Topic: Cannabis use disorder during pregnancy on the rise
As more states legalize cannabis for medical or recreational purposes, its use during pregnancy is increasing – along with the potential for abuse or dependence.
A new study, co-led by researchers from Weill Cornell Medicine and Columbia University, has captured the magnitude and issues related to cannabis use disorders during pregnancy by examining diagnostic codes for more than 20 million U.S. hospital discharges. Most of those hospitalizations were for childbirth.
The study, “Association of Comorbid Behavioral and Medical Conditions with Cannabis Use Disorder in Pregnancy,” published Nov. 3 in JAMA Psychiatry, found that the proportion of hospitalized pregnant patients identified with cannabis use disorder – defined as cannabis use with clinically significant impairment or distress – rose 150% from 2010 to 2018.
“This is the largest study to document the scale of cannabis use disorder in prenatal hospitalizations,” said Claudia Lugo-Candelas, assistant professor of clinical medical psychology in Columbia’s Department of Psychiatry and one of the study’s co-authors.
Lugo-Candelas said the study found that pregnant patients with the condition had sharply higher levels of depression, anxiety and nausea – results warranting clinical concern. “It’s a red flag that patients may not be getting the treatment they need,” she said.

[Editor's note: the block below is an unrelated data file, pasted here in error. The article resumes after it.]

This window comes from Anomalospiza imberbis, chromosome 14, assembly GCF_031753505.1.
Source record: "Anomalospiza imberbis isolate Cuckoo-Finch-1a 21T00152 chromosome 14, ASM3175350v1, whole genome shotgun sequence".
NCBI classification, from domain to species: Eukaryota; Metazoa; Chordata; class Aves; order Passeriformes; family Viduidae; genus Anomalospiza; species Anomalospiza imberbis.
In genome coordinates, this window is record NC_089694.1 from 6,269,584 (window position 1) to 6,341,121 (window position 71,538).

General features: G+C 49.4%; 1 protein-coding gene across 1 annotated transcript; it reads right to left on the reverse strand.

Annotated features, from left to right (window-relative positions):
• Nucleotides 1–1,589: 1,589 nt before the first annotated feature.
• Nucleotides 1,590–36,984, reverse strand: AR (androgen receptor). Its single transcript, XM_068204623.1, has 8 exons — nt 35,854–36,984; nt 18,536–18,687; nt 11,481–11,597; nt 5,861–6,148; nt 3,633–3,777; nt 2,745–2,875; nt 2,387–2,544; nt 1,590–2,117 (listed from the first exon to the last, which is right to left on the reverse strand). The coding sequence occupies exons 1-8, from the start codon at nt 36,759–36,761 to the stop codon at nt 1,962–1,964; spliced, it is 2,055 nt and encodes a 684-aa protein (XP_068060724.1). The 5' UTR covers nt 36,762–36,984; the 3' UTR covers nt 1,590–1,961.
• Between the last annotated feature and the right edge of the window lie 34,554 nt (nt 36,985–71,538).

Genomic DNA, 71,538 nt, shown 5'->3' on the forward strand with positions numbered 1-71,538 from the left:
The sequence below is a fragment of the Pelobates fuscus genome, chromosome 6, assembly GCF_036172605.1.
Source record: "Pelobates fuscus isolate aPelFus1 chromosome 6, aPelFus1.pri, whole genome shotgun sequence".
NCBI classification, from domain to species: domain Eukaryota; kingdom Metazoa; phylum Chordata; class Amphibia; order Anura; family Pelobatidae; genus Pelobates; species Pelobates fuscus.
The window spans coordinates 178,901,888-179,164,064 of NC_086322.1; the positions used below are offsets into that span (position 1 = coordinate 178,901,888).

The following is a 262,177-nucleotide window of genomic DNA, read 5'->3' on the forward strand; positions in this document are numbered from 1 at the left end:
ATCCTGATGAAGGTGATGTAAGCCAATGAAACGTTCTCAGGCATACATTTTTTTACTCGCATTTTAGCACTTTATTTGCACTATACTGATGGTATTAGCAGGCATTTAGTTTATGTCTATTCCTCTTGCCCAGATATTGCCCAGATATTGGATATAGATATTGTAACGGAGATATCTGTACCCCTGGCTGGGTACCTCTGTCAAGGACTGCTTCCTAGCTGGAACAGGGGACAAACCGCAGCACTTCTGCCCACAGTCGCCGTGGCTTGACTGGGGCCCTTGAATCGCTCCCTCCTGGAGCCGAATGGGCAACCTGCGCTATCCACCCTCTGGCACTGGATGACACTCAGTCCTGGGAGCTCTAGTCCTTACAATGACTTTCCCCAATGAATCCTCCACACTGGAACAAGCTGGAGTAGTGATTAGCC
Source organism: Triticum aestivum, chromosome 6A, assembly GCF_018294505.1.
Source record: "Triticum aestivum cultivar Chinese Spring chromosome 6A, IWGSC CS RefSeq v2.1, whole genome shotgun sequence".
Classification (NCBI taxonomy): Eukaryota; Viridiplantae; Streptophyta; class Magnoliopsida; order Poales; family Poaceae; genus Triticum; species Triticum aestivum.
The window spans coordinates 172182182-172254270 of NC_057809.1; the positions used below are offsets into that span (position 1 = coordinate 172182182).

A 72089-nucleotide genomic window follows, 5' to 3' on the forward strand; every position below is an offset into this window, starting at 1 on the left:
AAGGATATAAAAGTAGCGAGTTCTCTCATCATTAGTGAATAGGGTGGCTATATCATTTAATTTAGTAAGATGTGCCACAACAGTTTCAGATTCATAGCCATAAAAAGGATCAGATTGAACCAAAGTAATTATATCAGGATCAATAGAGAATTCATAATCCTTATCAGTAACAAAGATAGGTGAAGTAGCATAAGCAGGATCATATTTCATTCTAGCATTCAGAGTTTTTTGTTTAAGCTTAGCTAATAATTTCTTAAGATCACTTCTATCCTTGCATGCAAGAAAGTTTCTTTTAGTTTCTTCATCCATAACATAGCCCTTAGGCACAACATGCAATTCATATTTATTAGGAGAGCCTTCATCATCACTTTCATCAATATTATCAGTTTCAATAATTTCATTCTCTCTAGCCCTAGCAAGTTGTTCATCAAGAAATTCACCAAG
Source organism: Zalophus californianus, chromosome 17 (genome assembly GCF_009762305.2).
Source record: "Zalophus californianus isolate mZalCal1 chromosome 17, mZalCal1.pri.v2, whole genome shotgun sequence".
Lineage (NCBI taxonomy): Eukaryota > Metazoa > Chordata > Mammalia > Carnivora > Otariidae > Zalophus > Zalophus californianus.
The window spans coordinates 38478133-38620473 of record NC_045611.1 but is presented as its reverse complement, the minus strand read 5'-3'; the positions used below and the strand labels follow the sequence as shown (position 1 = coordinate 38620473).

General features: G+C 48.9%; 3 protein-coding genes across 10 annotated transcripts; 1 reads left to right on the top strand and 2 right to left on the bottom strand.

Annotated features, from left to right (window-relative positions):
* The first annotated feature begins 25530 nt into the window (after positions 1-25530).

Cannabis is legal for medical and recreational use in 37 states, and legalization has likely lessened fears about its risks in pregnancy. Some pregnant patients use cannabis instead of prescribed medications, thinking it’s a safer choice. Both the American Academy of Pediatrics and the American College of Obstetricians and Gynecologists have recommended against using cannabis while pregnant, chiefly because of known and unknown fetal effects. Concerns for maternal effects focus on smoking or vaping risks, not mental health.
The study identified 249,084 hospitalized pregnant patients with cannabis use disorder and classified them into three sub-groups:
- those with cannabis use disorder only;
- those with use disorders for cannabis and other substances, including at least one controlled substance; and
- those with cannabis use disorder and other substances (alcohol, tobacco) not related to controlled substances.
Data from hospitalized pregnant patients without any substance use disorders were analyzed for comparison.
Those with the cannabis condition were more likely to be younger (ages 15 to 24); Black non-Hispanic; and covered by Medicaid rather than private insurance.
Topic Discussed: Cannabis use disorder during pregnancy on the rise
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